Wallwork himself is a digger, like the old man who digs a hole in his backyard to find the devil. And lets face it: he has a point. Where should hell be exactly if not down under (and I am not talking about Australia now!). But into what he really digs is the human psyche. Only on first glance he is one of the surreal, bizarre kind but if you think hard, or just a little, really, you will see how touchingly human his characters are; how ever sweet he understands the unspoken grey areas of life. No denying that there are blissful moments in those stories but often they are full of losses. Losses of friendship, of beauty, of hopes and dreams, and there is abandonment. But not all is lost because Wallwork let his characters remember their soul - and he makes them whole again.

My favorite story is those of the Minotaur. You dont have to educate yourself on Greek mythology if you are not familiar with the story but it certainly helps to recognize and catch all those fine references. Here Wallwork takes one of the most powerful Dionysian myths - even Ariadne is missing and replaced by a boy who turns into man - and makes it into something of its own. A unique and deep-felt reflection on friendship, how it changes and how it survives, how we mourn our losses and physical death, how ´we are all men of blood´.
(review of free book)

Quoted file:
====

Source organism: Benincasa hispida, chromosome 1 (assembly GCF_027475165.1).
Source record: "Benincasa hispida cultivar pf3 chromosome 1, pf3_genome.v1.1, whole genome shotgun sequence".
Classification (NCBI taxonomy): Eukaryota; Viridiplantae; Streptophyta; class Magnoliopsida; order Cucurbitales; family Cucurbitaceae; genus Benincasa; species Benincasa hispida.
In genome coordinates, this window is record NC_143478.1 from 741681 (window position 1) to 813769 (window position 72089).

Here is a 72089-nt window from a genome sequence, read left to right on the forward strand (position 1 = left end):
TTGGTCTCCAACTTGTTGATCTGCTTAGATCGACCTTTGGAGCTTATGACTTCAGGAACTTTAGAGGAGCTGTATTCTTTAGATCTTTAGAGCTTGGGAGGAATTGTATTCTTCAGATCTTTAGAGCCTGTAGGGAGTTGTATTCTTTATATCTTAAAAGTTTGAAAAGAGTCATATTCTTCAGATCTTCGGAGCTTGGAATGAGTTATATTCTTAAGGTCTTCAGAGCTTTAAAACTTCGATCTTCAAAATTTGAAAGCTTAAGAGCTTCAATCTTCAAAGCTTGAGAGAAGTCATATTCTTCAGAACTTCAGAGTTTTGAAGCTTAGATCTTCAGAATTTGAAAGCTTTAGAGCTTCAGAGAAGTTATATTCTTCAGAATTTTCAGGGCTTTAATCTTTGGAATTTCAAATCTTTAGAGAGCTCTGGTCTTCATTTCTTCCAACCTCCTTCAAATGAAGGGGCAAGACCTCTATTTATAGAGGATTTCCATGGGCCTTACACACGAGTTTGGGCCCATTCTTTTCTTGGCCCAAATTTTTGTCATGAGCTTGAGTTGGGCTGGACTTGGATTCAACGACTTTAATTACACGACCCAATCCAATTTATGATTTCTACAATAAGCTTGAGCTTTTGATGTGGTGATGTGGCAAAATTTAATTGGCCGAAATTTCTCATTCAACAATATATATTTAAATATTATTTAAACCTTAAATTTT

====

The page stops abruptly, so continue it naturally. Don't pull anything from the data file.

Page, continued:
Ramona Gardea reviewed on Aug. 30, 2012

A strange collection of some very off the wall stories. Craig has quite an imagination, and there's a little bit of something in his stories that is sure to horrify you, make you laugh, shock you, and get those little gears in your mind cranking away, often all within the same story.
(review of free book)
Nigel Bird reviewed on June 20, 2012

‘Quintessence of Dust’is a collection of huge variety which is linked by the author’s style and faint echoes of theme that bring some overlap within the diversity of subject matter.

You’ll find out about Minotaur and a new labyrinth, a magical wall of photographs, how demons can help win a woman’s heart, the consequences of having a small neck and about the digging of holes amongst other things, holes being one of those recurring themes in the book.

The concept behind each tale suggests to me that Wallwork is a hugely creative thinker. Must have been a day-dreamer in classrooms. Is the kind of person who is able to take any thought to its extreme in order to find out ‘what would happen if?’ Again and again he produces ideas that are highly original and left of left field. You never know what’s coming next.

My favourite pieces in the collection are the openers.
‘Night Holds A Scythe’ is the first. I’d recommend the book just to get you to read this one. It’s beautiful and painful at the same time. A father is flying with his daughter trying to find safety. The problem is that, because of a deadly virus, the only way for them to stay alive is to stay awake. I guess it’s a straightforward concept, but it’s what Wallwork does with it that counts. It tapped into many of my own insecurities about being a human and a father. What wouldn’t I do to keep my children safe? How awful would it be to sense their inevitable destruction and to be the only one in a position to take any action at all? It’s tense and difficult, yet it is gentle and soft, the looping theme of alphabet cards that structures the unfolding of a family’s world. ‘E’ is for excellent. ‘O’ for outstanding. ‘L’ is for lump in the throat. ‘X’? ‘X’ is for X-factor, that feeling I sometimes get in the core of my body after a brilliant tale – a cross between awe, defeat, admiration and pain. And ‘B’ is for buy it.